November 16, 2015 5:24:53 pm
Heavy rains that sank Chennai city in 24 hours was the highest rainfall in the last 10 years, says the Met department. Chennai had 246.5 mm rainfall in the last 24 hours which breaks the record of November 2005 which saw 142.4 mm, said Thambi Narayanan, deputy director general, meteorological department, Chennai.
He said the highest rainfall during the north-east monsoon was in November 1976, when the city recorded a rainfall of 452.4 mm.
“There will be heavy rain in Chennai although it is not going to be as severe as last night. It is all about the intensity of the rain and how far it continues with that same intensity. There may be rains in the coming days too but it would be moderate. This was something we anticipated in September itself but we had alerts too that it would be above normal,” he added.
Unlike the north-east monsoons in the previous years, what makes this year’s rains different is that it was neither a depression nor a cyclone but a low pressure that played havoc with people’s lives. This low pressure system formed near Sri Lanka before moving northwards.
Visiting rain-affected areas in the north of Chennai, Chief Minister J Jayalalithaa said, “damages due to very heavy rains was inevitable.” She promised immediate assistance from the government to all the affected people.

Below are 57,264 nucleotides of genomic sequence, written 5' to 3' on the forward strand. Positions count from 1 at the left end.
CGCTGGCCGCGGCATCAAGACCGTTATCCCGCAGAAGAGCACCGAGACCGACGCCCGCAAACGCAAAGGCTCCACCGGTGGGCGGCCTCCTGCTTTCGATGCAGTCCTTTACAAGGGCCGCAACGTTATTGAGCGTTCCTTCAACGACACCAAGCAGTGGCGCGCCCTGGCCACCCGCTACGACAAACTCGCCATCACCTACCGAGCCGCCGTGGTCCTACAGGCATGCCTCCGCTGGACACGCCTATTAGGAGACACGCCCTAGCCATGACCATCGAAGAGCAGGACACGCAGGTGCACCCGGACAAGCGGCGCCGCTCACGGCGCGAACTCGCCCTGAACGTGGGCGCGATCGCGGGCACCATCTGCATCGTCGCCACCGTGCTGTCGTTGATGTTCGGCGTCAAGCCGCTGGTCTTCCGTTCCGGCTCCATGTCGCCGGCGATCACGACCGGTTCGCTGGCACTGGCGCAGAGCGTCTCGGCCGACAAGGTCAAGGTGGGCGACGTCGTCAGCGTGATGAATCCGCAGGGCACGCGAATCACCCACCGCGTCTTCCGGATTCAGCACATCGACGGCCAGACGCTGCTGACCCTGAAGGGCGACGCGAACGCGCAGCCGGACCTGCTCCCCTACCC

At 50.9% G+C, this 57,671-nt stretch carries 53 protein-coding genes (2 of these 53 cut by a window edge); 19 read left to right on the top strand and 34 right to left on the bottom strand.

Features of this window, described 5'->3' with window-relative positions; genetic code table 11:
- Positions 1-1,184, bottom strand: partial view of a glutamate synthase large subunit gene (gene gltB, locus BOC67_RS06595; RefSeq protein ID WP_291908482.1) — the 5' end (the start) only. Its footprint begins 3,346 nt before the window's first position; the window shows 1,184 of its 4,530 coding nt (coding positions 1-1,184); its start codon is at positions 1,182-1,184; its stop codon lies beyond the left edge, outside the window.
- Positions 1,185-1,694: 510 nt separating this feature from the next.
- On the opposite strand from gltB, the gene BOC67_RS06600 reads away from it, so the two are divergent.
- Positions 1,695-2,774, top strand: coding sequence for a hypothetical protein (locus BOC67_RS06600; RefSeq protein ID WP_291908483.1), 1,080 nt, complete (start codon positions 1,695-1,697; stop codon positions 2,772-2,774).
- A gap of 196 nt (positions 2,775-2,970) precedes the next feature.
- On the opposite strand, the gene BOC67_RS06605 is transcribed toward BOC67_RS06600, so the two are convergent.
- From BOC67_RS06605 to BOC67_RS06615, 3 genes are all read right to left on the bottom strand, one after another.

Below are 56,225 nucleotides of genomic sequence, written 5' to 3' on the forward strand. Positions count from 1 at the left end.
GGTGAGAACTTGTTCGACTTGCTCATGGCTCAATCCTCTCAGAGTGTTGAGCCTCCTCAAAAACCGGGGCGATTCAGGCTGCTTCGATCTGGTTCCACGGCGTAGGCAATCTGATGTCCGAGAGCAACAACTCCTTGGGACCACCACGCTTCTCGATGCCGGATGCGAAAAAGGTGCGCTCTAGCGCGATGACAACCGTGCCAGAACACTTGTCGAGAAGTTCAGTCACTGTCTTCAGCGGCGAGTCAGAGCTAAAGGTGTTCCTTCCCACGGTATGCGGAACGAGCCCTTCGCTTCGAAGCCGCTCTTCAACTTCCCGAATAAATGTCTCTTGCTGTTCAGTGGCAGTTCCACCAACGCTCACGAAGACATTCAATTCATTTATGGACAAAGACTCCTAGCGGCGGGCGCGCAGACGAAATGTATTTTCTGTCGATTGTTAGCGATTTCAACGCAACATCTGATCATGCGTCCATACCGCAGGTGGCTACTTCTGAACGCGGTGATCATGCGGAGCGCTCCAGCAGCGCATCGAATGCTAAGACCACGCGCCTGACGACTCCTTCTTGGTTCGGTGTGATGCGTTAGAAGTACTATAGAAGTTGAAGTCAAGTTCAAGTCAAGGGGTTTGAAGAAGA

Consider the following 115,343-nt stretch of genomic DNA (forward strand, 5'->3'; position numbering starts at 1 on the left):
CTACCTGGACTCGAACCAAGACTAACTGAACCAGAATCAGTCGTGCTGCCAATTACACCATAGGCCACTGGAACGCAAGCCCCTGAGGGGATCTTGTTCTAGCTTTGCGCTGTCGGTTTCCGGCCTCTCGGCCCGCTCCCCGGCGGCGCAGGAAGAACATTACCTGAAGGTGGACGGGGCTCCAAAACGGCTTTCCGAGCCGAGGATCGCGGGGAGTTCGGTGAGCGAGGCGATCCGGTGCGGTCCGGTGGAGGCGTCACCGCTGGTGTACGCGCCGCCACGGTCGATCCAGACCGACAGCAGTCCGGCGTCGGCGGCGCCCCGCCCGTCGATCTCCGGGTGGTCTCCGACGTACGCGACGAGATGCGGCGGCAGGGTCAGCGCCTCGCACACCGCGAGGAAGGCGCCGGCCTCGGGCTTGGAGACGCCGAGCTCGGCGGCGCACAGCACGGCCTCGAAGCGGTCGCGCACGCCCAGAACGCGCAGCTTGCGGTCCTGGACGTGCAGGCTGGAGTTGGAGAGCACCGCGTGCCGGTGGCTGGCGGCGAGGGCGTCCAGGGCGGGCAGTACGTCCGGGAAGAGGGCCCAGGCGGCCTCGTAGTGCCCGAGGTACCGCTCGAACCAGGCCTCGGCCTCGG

However, when the Met department alert in September 2015 warned of an above normal rainfall and the same was conveyed to the government as well as to the city authorities, the corporation of Chennai did little to prepare for the situation. Making tall claims of preparations, the corporation issued statements detailing the quantity of silt already removed from drains and boasted of super suckers, jet-rod machines and desilting machines used to clear water off the roads.
Going by the scenes in various parts of city on Monday including Koyambedu, one of the busiest locations that handles thousands of inter-city buses, it looks like the tall claims of the corporation that the city will not sink were washed away in 24 hours of rain. It is evident that the storm water drain projects that drained out several crores rupees in the past two years were still clogged.
Questions being raised now are not just about the desilting contracts in the last few months but also about the multi-crore storm water drain projects and their technical aspects. Sometime in July 2014, a Chennai Metropolitan Development Authority (CMDA) engineer wrote a confession letter to his boss detailing how his superiors executed a multi-crore storm water drain project at Koyambedu without concrete reinforcements or cement but with quarry dust.
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